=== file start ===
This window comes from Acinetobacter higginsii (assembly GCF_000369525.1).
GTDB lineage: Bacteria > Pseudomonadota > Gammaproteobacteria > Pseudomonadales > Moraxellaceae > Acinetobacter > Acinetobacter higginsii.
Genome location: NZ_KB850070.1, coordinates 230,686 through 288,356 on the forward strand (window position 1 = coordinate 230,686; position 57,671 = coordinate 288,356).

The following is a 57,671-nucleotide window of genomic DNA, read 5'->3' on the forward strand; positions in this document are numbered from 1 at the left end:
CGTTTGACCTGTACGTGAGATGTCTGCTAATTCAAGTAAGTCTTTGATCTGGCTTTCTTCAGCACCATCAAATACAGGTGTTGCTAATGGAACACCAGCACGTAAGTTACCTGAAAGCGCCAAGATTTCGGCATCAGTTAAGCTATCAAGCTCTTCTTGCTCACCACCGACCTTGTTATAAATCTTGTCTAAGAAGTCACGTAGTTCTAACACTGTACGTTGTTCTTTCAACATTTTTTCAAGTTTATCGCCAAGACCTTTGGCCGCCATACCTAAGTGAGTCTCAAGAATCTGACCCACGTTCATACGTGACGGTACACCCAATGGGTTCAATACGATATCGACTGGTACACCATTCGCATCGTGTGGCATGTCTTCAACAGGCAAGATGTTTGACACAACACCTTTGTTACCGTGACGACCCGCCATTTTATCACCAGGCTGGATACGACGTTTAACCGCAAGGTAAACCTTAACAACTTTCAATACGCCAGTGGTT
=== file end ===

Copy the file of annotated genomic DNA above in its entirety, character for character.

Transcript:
This window comes from Acinetobacter higginsii (assembly GCF_000369525.1).
GTDB lineage: Bacteria > Pseudomonadota > Gammaproteobacteria > Pseudomonadales > Moraxellaceae > Acinetobacter > Acinetobacter higginsii.
Genome location: NZ_KB850070.1, coordinates 230,686 through 288,356 on the forward strand (window position 1 = coordinate 230,686; position 57,671 = coordinate 288,356).

The following is a 57,671-nucleotide window of genomic DNA, read 5'->3' on the forward strand; positions in this document are numbered from 1 at the left end:
CGTTTGACCTGTACGTGAGATGTCTGCTAATTCAAGTAAGTCTTTGATCTGGCTTTCTTCAGCACCATCAAATACAGGTGTTGCTAATGGAACACCAGCACGTAAGTTACCTGAAAGCGCCAAGATTTCGGCATCAGTTAAGCTATCAAGCTCTTCTTGCTCACCACCGACCTTGTTATAAATCTTGTCTAAGAAGTCACGTAGTTCTAACACTGTACGTTGTTCTTTCAACATTTTTTCAAGTTTATCGCCAAGACCTTTGGCCGCCATACCTAAGTGAGTCTCAAGAATCTGACCCACGTTCATACGTGACGGTACACCCAATGGGTTCAATACGATATCGACTGGTACACCATTCGCATCGTGTGGCATGTCTTCAACAGGCAAGATGTTTGACACAACACCTTTGTTACCGTGACGACCCGCCATTTTATCACCAGGCTGGATACGACGTTTAACCGCAAGGTAAACCTTAACAACTTTCAATACGCCAGTGGTT